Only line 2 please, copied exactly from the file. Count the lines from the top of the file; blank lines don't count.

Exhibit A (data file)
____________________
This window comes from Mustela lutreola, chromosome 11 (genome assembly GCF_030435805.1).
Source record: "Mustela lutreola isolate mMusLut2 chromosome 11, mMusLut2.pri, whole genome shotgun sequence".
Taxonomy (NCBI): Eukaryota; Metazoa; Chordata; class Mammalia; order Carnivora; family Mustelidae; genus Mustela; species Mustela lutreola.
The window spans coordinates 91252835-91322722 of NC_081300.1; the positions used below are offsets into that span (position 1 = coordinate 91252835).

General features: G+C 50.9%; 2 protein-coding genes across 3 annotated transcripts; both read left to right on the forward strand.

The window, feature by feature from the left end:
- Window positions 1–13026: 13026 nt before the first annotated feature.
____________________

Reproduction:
Source record: "Mustela lutreola isolate mMusLut2 chromosome 11, mMusLut2.pri, whole genome shotgun sequence".